The Illusion of the World Economy By James Reed

     This is a good one; Nobel Prize winner Steven Chu calling out the modern immigration-based economy, which Chu sees as a giant Ponzi scheme, doomed to collapse:
  https://www.forbes.com/sites/jeffmcmahon/2019/04/05/the-world-economy-is-a-pyramid-scheme-steven-chu-says/?utm_source=amerika.org#4efe570a4f17

“The world economy is based on ever-increasing population, said Nobel laureate Steven Chu, a scheme that economists don't talk about and that governments won't face, a scheme that makes sustainability impossible and that is likely to eventually fail. "The world needs a new model of how to generate a rising standard of living that’s not dependent on a pyramid scheme," Chu said at the University of Chicago. Chu didn't specify what that new model would look like, but he offered a solution to the population growth the current one relies on. "Increased economic prosperity and all economic models supported by governments and global competitors are based on having more young people, workers, than older people," Chu said. "Two schemes come to mind. One is the pyramid scheme. The other is the Ponzi scheme. I’m not going to explain them both to you, you can look it up. But it’s based on growth, in various forms."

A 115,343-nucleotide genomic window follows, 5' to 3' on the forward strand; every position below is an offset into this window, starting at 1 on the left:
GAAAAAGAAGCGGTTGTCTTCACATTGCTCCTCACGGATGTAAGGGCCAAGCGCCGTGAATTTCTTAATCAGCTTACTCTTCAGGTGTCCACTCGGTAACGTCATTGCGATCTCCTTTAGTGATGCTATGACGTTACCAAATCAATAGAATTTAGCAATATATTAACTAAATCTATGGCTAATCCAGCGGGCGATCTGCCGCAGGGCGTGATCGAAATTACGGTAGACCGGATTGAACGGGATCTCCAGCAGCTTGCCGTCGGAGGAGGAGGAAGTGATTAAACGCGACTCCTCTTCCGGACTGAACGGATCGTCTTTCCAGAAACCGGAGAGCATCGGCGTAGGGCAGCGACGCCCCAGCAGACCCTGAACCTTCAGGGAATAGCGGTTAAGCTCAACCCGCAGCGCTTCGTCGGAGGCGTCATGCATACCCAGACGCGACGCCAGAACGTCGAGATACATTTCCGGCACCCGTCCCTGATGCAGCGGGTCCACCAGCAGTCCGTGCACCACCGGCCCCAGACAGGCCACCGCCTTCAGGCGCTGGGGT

For example, healthy young workers pay the health care costs for aging workers and retirees, the former energy secretary said, a scheme that requires increasing numbers of young workers. And economic growth requires more and more people to buy more and more stuff, with dire environmental  consequences. There are at least two problems with that:

1.    "Depending on a pyramid scheme or a Ponzi scheme, there’s no such thing as sustainability," Chu said.
2.    As standards of living increase, population growth declines. So if the economy succeeds in raising standards of living, it undermines itself.
"The economists know this, but they don’t really talk about it in the open, and there’s no real discussion in government," Chu said. "Every government says you have to have an increase in population, whether you do it through immigrants or the home population. So, this is a problem."

     This goes to support the excellent material generated at this site by our economics/finance writers, who have addressed the issue not discussed by Professor Chu, namely, where does one go in creating an alternative economy and financial system, that will not tend always to collapse, but which will be sustainable, the road to social credit.

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